Grace and Flow: Mehdi Hassan

Mehdi Hassan, undoubtedly, Pakistan’s greatest ghazal singer of the modern age

Harmonium

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A little New Year’s gift for all the dear followers of Harmonium.

This album claims to capture Mehdi Hassan live in concert in New York. I find that to be a somewhat dubious statement as each track has a very ‘studio’ feel to it. Clean, sonically level and with none of the rough edges and spoken asides that accompany all live performances.

But I’m happy to be proven wrong.

Regardless of the veracity of the album’s title, the music is top quality. Mehdi’s tenor is suave and unforced. He delivers each ghazal with the panache of the supremely accomplished, hardly breaking a sweat. That doesn’t mean he is simply running through the material passion-baghair. Rather, he is at the top of his game. In the flow and full of grace.

And that seems to be a good attitude to possess as one year ends and another is soon…

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Betting on Ourselves

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The kids have been singing that old mariner’s tune, What do you do with a drunken sailor, over and over.

 

And appropriately, Yvonne and I have been feeling like drunken sailors in the last few weeks. We wake each morning feeling slightly woozy and bleary eyed. Life is moving fast and it seems our legs are wobbly as we try to keep up.

 

We’re racing toward the end of year. The kids school year came to a hectic climax, there is all the Christmas shopping and visiting to cram in, elderly parents are struggling with the sorts of curses Old Age brings and our home business just keeps barreling down the track.

 

We’ve been business owners for the past 12 months. Looking back from this vantage point to our first weeks and months in the business, it seems as if a lifetime has passed. Full time employment is a distant memory. The silly (and not-so-silly) mistakes we made have been many. In fact, we just made a doozy this week and created some unnecessary chaos for ourselves.

 

We started out with real excitement, expecting the learning curve to be less severe and far less elongated than it turned out to be. In the middle of winter, when we were several months in and still not making money, the rain and dark clouds that showed up most days matched our mood perfectly. I always thought I was pretty resilient, but I had to dig deep in those months.

 

My daily walks proved to be the thing that kept me going. Bundled up in my St Kilda hoodie and headphones, I’d stomp down the path listening to Shane Krider, Wayne Dyer, Neville Goddard and a whole host of others talk about possibility, choice, personal responsibility, focus, consistency, imagination and the actual relationship between the invisible and visible worlds. My stomping would quickly lighten to striding. And most days, by the time I got home, I felt as I’d been flying through the air.

 

It was on one of those walks that it dawned on me that regardless of how much money I made in the business, I had already more than recouped my investment in Prosperity of Life. The depths of perception and understanding that have been opened to me through the course material are truly profound. Life, for the first time, is something I know I can be in charge of, rather than a victim of. This is stuff I can keep forever. And apply wherever.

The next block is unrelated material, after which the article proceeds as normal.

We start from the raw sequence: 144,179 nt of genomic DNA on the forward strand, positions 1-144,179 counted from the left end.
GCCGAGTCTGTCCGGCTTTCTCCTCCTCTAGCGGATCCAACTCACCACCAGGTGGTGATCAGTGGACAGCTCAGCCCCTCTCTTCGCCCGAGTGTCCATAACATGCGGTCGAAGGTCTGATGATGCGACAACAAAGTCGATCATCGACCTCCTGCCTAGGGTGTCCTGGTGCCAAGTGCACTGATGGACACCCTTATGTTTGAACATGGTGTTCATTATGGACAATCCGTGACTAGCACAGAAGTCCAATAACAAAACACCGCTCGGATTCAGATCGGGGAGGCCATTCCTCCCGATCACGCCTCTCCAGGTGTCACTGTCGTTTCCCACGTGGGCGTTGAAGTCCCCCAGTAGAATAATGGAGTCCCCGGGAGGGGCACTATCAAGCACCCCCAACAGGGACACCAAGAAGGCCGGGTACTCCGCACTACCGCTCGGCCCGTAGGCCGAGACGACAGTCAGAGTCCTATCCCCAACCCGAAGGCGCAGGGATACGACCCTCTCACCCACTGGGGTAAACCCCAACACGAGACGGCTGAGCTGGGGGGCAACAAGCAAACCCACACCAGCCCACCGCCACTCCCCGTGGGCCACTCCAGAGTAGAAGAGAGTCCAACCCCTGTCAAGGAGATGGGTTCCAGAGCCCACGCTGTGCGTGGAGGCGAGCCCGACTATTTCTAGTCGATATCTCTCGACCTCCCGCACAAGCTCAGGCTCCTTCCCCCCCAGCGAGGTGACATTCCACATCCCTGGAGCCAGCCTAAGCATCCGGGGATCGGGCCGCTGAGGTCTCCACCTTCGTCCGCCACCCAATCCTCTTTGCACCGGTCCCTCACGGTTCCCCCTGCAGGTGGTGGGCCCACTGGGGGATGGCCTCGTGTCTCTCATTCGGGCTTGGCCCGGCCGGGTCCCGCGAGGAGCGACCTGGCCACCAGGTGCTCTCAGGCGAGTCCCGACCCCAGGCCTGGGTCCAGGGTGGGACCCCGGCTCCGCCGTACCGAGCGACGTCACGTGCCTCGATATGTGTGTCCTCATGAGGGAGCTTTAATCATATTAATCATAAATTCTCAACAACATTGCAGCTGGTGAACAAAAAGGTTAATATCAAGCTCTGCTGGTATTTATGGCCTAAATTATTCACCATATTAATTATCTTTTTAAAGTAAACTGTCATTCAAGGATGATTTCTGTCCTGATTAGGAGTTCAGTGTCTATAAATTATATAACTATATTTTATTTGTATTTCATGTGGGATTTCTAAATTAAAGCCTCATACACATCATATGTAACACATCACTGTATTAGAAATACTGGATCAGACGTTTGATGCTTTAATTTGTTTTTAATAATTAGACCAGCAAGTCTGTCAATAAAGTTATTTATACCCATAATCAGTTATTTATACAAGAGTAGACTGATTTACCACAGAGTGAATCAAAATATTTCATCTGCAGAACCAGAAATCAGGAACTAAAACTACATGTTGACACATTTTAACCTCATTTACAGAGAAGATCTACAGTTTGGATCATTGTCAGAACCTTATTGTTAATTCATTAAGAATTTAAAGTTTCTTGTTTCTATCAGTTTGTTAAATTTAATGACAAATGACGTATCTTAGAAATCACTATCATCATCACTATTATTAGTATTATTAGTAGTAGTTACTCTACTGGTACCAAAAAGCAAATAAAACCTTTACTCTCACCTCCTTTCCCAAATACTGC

Talk about a reward!

 

The money was still hard to come by as winter moved into spring. But then the tide turned.

 

We’re still not sure why it did because we weren’t doing anything differently. We were still marketing and still prospecting. But suddenly, it seemed the prospects were serious. They ‘got’ it. And best of all, they ‘wanted’ it. In our first income-earning month we cleared $24,000. Gulp!

 

The income kept coming in, which was wonderful. Our shoulders relaxed a bit and we pushed harder. But along with the money came new challenges. Things like cash flow management and customers cancelling orders, or disappearing just as completely as if they had been abducted by aliens.

 

What the…? He was here just a minute ago, I swear.

 

We say every day that we are looking for people who want to make at least $10,000 a month within the first 6-12 months of setting up their business. We never doubted that the business would deliver. But if we’re honest, there were many times in the past year we wondered why ours hadn’t shown up yet!

 

In the past three weeks we’ve earned more than half a previous year’s wages! Within our first 12 months in the business we’ve hit that six-figure income. And though our heads are spinning and we’re feeling a bit punch drunk it is wonderful to confirm that Prosperity of Life is a truly powerful business. Far more powerful in fact, than we ever imagined when we, with not a little trepidation, put our money on the line and did the foolish thing of betting on our future.

Road Stories: Eating Ash